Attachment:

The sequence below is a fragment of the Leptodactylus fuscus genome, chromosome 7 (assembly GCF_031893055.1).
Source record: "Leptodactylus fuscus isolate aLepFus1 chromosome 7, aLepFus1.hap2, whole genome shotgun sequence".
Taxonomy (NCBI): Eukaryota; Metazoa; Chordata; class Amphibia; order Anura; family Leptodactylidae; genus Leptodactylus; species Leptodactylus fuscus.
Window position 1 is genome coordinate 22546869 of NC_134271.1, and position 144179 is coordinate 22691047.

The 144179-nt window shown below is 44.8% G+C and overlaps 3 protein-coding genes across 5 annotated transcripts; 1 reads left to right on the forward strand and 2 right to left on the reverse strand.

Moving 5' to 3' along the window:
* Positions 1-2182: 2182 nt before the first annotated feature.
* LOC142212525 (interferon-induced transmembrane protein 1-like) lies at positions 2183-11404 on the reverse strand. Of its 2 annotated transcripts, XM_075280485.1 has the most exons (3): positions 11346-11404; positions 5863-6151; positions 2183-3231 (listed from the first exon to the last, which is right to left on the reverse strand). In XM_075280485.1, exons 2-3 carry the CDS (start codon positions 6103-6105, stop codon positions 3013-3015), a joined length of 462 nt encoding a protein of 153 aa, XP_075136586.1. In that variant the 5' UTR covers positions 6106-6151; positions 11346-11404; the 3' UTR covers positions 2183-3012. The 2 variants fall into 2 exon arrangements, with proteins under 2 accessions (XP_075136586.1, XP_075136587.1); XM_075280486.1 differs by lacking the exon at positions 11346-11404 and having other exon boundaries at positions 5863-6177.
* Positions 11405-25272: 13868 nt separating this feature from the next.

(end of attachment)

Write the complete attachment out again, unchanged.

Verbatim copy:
The sequence below is a fragment of the Leptodactylus fuscus genome, chromosome 7 (assembly GCF_031893055.1).
Source record: "Leptodactylus fuscus isolate aLepFus1 chromosome 7, aLepFus1.hap2, whole genome shotgun sequence".
Taxonomy (NCBI): Eukaryota; Metazoa; Chordata; class Amphibia; order Anura; family Leptodactylidae; genus Leptodactylus; species Leptodactylus fuscus.
Window position 1 is genome coordinate 22546869 of NC_134271.1, and position 144179 is coordinate 22691047.

The 144179-nt window shown below is 44.8% G+C and overlaps 3 protein-coding genes across 5 annotated transcripts; 1 reads left to right on the forward strand and 2 right to left on the reverse strand.

Moving 5' to 3' along the window:
* Positions 1-2182: 2182 nt before the first annotated feature.
* LOC142212525 (interferon-induced transmembrane protein 1-like) lies at positions 2183-11404 on the reverse strand. Of its 2 annotated transcripts, XM_075280485.1 has the most exons (3): positions 11346-11404; positions 5863-6151; positions 2183-3231 (listed from the first exon to the last, which is right to left on the reverse strand). In XM_075280485.1, exons 2-3 carry the CDS (start codon positions 6103-6105, stop codon positions 3013-3015), a joined length of 462 nt encoding a protein of 153 aa, XP_075136586.1. In that variant the 5' UTR covers positions 6106-6151; positions 11346-11404; the 3' UTR covers positions 2183-3012. The 2 variants fall into 2 exon arrangements, with proteins under 2 accessions (XP_075136586.1, XP_075136587.1); XM_075280486.1 differs by lacking the exon at positions 11346-11404 and having other exon boundaries at positions 5863-6177.
* Positions 11405-25272: 13868 nt separating this feature from the next.